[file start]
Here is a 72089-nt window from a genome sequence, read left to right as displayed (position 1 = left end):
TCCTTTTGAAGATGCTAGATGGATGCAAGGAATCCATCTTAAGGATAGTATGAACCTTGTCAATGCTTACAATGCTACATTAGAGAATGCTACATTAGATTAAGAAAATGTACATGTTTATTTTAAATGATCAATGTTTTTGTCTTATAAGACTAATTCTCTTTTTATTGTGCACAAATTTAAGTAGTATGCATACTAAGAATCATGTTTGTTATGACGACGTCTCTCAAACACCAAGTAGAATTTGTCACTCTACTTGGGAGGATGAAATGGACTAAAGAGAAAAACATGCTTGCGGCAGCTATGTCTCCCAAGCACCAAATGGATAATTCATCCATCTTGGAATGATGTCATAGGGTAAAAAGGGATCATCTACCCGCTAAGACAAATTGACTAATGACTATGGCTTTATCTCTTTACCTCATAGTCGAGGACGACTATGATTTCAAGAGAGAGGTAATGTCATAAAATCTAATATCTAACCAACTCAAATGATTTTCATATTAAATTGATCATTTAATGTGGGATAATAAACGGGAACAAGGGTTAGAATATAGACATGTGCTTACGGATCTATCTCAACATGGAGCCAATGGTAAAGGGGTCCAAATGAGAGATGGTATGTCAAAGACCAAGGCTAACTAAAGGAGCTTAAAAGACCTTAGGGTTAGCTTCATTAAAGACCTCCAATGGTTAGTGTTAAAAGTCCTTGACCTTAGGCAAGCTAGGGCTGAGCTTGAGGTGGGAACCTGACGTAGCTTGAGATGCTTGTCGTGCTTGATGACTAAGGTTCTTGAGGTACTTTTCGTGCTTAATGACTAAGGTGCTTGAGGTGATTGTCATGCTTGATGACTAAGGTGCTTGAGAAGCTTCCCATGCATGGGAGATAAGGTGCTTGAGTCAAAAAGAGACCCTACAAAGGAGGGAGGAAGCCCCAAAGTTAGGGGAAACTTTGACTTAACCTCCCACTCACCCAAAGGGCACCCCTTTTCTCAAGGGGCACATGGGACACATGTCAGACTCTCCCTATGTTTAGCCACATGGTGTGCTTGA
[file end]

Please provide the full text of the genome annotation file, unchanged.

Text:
Here is a 72089-nt window from a genome sequence, read left to right as displayed (position 1 = left end):
TCCTTTTGAAGATGCTAGATGGATGCAAGGAATCCATCTTAAGGATAGTATGAACCTTGTCAATGCTTACAATGCTACATTAGAGAATGCTACATTAGATTAAGAAAATGTACATGTTTATTTTAAATGATCAATGTTTTTGTCTTATAAGACTAATTCTCTTTTTATTGTGCACAAATTTAAGTAGTATGCATACTAAGAATCATGTTTGTTATGACGACGTCTCTCAAACACCAAGTAGAATTTGTCACTCTACTTGGGAGGATGAAATGGACTAAAGAGAAAAACATGCTTGCGGCAGCTATGTCTCCCAAGCACCAAATGGATAATTCATCCATCTTGGAATGATGTCATAGGGTAAAAAGGGATCATCTACCCGCTAAGACAAATTGACTAATGACTATGGCTTTATCTCTTTACCTCATAGTCGAGGACGACTATGATTTCAAGAGAGAGGTAATGTCATAAAATCTAATATCTAACCAACTCAAATGATTTTCATATTAAATTGATCATTTAATGTGGGATAATAAACGGGAACAAGGGTTAGAATATAGACATGTGCTTACGGATCTATCTCAACATGGAGCCAATGGTAAAGGGGTCCAAATGAGAGATGGTATGTCAAAGACCAAGGCTAACTAAAGGAGCTTAAAAGACCTTAGGGTTAGCTTCATTAAAGACCTCCAATGGTTAGTGTTAAAAGTCCTTGACCTTAGGCAAGCTAGGGCTGAGCTTGAGGTGGGAACCTGACGTAGCTTGAGATGCTTGTCGTGCTTGATGACTAAGGTTCTTGAGGTACTTTTCGTGCTTAATGACTAAGGTGCTTGAGGTGATTGTCATGCTTGATGACTAAGGTGCTTGAGAAGCTTCCCATGCATGGGAGATAAGGTGCTTGAGTCAAAAAGAGACCCTACAAAGGAGGGAGGAAGCCCCAAAGTTAGGGGAAACTTTGACTTAACCTCCCACTCACCCAAAGGGCACCCCTTTTCTCAAGGGGCACATGGGACACATGTCAGACTCTCCCTATGTTTAGCCACATGGTGTGCTTGA